Profit doubles at Irish arm of WH Smith

Retailer with Dublin, Cork and Shannon airport outlets sees turnover rise 7% to €28.8m

WH Smith has outlets in Dublin, Cork and Shannon airports, as well as a concession at Arnotts department store in Dublin. Photograph: Alessia Pierdomenico/Reuters

WH Smith has outlets in Dublin, Cork and Shannon airports, as well as a concession at Arnotts department store in Dublin. Photograph: Alessia Pierdomenico/Reuters

 

The Irish arm of British retailer WH Smith saw profit in the Republic more than double last year as air passenger number increases in Dublin and Cork buoyed sales.

Recently filed accounts for WH Smith Ireland Limited show pretax profit jumped 120 per cent to €2.45 million in the 12 months ended August 31st, 2017.

That comes against the backdrop of a 7 per cent turnover increase to €28.8 million in the Irish outlets of the chain ultimately owned by London-listed company WH Smith Plc.

The retailer of books, stationary, newspapers and magazines reported a gross profit margin of 54.8 per cent in the period, up from 47.4 per cent a year previous.

That improvement came as both distribution costs and administrative expenses increased almost 15 per cent to €13.3 million.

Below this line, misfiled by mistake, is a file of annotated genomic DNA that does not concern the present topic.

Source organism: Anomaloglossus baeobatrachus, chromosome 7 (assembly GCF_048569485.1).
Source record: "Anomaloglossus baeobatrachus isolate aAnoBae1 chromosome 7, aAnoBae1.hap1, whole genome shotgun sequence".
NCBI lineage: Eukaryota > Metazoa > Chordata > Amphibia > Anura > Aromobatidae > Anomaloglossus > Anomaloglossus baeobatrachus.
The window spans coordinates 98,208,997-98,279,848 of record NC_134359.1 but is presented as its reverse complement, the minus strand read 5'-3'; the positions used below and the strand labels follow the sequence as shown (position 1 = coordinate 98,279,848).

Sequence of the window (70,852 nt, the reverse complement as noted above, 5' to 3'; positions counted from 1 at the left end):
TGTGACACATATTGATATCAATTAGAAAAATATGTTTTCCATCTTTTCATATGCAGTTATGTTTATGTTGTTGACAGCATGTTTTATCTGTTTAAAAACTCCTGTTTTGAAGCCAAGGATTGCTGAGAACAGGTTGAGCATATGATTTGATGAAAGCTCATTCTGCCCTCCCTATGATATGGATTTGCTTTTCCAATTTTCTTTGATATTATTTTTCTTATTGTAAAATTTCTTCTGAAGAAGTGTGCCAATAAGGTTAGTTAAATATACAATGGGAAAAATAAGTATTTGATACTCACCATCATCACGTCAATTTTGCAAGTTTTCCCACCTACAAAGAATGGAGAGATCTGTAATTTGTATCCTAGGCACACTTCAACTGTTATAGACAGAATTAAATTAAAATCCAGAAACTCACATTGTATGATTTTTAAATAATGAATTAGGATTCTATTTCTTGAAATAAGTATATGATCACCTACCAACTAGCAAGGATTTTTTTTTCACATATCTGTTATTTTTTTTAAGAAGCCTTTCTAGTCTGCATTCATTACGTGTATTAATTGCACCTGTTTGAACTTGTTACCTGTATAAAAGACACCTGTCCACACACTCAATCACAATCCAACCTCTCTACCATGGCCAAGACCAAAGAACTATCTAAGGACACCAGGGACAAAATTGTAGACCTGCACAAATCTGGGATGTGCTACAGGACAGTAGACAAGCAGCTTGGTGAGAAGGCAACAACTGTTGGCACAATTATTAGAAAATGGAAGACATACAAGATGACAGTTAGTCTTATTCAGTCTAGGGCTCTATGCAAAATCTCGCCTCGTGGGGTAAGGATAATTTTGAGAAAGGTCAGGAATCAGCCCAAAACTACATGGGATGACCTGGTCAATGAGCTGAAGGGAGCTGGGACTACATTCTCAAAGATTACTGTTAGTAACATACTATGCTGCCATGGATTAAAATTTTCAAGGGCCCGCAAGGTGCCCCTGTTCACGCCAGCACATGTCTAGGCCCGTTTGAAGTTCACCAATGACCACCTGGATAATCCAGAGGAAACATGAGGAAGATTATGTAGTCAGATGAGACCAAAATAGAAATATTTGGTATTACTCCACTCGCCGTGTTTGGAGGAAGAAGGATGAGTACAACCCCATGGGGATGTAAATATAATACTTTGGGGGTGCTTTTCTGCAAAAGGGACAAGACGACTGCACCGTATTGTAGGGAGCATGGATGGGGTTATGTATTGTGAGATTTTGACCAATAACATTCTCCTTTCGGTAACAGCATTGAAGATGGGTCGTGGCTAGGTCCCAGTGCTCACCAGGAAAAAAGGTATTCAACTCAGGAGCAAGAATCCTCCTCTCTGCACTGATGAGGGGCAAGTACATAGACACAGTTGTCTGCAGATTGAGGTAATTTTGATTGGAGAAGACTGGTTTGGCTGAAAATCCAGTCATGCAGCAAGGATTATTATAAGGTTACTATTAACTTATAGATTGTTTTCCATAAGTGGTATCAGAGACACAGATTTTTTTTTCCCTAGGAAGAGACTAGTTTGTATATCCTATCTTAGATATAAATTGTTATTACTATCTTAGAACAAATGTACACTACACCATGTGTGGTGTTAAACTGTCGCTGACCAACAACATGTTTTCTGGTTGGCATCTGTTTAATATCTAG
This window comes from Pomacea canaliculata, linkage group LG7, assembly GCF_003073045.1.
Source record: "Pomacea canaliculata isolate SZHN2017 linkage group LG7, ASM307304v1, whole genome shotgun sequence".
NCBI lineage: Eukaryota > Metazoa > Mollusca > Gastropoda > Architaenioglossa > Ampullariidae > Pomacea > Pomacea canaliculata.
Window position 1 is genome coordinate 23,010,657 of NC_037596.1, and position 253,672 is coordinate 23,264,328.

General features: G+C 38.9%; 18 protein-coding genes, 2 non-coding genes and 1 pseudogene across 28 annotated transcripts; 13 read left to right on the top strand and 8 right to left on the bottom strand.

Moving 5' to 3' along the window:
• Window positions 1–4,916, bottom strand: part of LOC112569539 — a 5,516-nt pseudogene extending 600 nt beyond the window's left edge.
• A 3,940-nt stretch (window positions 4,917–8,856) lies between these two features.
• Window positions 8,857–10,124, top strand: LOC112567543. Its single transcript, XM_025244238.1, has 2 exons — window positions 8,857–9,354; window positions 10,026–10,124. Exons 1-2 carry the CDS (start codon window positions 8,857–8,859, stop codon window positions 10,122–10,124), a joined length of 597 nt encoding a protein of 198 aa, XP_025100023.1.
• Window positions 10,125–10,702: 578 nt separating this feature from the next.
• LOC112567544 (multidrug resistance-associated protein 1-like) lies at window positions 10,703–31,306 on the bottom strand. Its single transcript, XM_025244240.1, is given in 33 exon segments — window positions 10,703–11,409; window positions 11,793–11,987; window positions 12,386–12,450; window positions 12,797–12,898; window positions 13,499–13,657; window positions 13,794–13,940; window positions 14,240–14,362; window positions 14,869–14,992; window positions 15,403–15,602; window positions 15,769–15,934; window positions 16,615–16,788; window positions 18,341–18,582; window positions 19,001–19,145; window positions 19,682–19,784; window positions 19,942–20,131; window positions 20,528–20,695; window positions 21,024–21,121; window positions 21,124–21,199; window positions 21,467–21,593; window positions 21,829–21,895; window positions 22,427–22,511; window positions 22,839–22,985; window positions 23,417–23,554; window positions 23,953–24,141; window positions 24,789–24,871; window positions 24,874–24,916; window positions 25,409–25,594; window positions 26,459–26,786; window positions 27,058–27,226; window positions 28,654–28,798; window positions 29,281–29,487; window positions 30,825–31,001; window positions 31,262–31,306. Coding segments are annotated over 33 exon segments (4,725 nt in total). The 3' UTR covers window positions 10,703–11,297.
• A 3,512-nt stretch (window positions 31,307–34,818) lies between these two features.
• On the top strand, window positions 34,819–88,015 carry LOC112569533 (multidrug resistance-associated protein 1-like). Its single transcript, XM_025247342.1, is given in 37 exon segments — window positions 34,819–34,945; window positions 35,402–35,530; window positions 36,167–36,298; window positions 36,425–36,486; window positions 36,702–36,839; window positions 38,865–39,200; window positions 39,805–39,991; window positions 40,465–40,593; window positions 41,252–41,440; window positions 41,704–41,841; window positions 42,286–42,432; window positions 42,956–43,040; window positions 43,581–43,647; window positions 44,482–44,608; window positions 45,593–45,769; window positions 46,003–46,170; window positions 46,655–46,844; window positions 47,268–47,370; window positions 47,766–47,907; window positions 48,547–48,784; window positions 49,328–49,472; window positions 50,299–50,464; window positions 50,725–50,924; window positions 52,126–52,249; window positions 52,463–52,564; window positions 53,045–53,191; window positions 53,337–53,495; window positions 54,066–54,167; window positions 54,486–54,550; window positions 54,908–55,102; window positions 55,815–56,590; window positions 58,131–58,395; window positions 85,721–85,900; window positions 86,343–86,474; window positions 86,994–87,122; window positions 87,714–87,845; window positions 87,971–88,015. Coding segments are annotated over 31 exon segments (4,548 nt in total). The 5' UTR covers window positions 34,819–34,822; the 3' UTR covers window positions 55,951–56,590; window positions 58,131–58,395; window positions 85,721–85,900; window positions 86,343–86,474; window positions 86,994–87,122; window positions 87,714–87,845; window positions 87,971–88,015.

Across its outlets in Dublin, Cork and Shannon airports, as well as a concession at Arnotts department store in Dublin, WH Smith employed 163 people in the 12-month period, up from 150 the previous year. That ultimately led to a 7 per cent increase in its salary bill to €2.76 million.

Difficult period

WH Smith Ireland’s accumulated profits now stand at €4.79 million, as the group has battled back from a difficult period during the recession, when air travel slumped.

Although it paid an interim dividend of €2.5 million in October 2016, the company still had a healthy cash balance of €3.54 million.

The Irish results follow interim results from WH Smith Plc, released on Thursday, in which the group reported a 1 per cent drop in interim pretax profit on the back of difficulties at its high street retail business. Total revenue to the end of February had fallen 5 per cent with comparable sales down 4 per cent across that division.

However, those difficulties were somewhat offset by success in its travel arm where total sales rose 7 per cent for the interim period.